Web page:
Thursday, August 8, 2013

Writing Small Methods... No, I Mean Really Small Methods

Mouse and Elephant

Like many programmers, I've typically aimed to keep my methods small. On average, my methods have been probably around 8-12 lines long. But lately, I've had a blast challenging myself to see just how small I can make them!

Let's hit the bits with an example in C#. Imagine you're working on the physics side of a video game. Each video game character has physics properties like Mass, Position, Velocity, Forces that are acting upon it, and a Maximum Velocity. We've encapsulated those in a class called PhysicsBody. On each frame of the game, we'll call into the physics body to apply some simple physics rules to update the position and velocity. Here's what we've got.

The poor specimen we'll dissect is the OnTick() method, which gets called each frame of the game. Even counting whitespace, it checks in at a mere 10 lines. Not bad. But let's really wring that stinker for all we can get out of it!

First Pass

  1. The biggest bang for the buck would be to take the logic that constrains your velocity, and move it out to its own method.
  2. Let's also take the three formulas and give each of them their own method. After all, method size isn't just about the vertical -- it's also about the horizontal.

Here's the result (omitting the class context, setters, etc):

Well, we reduced the OnTick() method to six lines, but thanks to my verbose method names, we actually ended up increasing our horizontal size! But we'll take that, as it more clearly tells us what's happening on each line.

So, we've got four statements over six lines. Let's see what else we can squeeze out.

Second Pass

This round, things get a little more drastic.

  1. First, we're translating milliseconds to seconds. That kind of conversion doesn't really have much to do with our physics calculations. So instead of a float with the elapsed milliseconds, let's make a new class for the elapsed time, and give it some getters to provide the elapsed time in either milliseconds or seconds.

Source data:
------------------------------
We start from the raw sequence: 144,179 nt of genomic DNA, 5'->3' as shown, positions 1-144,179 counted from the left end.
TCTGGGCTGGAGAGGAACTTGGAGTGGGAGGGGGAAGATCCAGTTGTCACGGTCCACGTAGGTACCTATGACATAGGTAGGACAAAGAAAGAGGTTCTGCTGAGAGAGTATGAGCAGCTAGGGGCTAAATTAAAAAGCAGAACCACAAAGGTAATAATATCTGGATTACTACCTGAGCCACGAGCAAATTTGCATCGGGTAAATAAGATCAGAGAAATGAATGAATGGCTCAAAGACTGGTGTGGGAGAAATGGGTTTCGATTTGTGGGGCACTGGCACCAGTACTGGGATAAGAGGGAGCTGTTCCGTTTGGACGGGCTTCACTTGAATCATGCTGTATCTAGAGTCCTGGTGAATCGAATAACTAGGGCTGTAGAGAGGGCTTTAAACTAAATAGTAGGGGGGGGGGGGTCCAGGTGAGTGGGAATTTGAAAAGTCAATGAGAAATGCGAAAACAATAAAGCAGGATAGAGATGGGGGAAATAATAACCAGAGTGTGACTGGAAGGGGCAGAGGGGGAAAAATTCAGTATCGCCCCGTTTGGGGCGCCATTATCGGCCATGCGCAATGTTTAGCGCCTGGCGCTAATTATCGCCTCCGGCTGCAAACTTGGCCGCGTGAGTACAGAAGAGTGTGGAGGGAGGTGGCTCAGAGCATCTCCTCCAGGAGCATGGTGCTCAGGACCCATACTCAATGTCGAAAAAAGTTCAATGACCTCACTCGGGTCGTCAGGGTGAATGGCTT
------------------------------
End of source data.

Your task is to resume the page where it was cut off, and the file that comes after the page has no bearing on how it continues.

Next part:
2. Next, we've got the velocity constraint. Let's move the call to ClampToMaximumVelocity() into the Velocity setter. That way it'll constrain velocity no matter where you set it.
  3. Then there's just the velocity and position. Even though it won't really make the method any smaller, let's put each of those into their own well-named methods, so that readers will understand what's happening in each line.

Here's where that leaves us:

Wow, we got our OnTick() down to just two lines – and at two lines, it's the longest method in the class!

Now, although we reduced the line count of the method by 6, we actually increased the line count of the class by a good 30 lines! (Here's where all the Java programmers say, "if you had put your curly brace on the same line instead of the next line, you would have only increased the class size by 25 lines!)

Are We Better Off?

So, what do you think?

  1. Comparing our original file to our final file, which one do you like better?
  2. Was our final class more or less readable than our first class?
  3. How could the final class have been improved even further?
  4. When have we taken this "small method" thing too far?

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Dave Leeds
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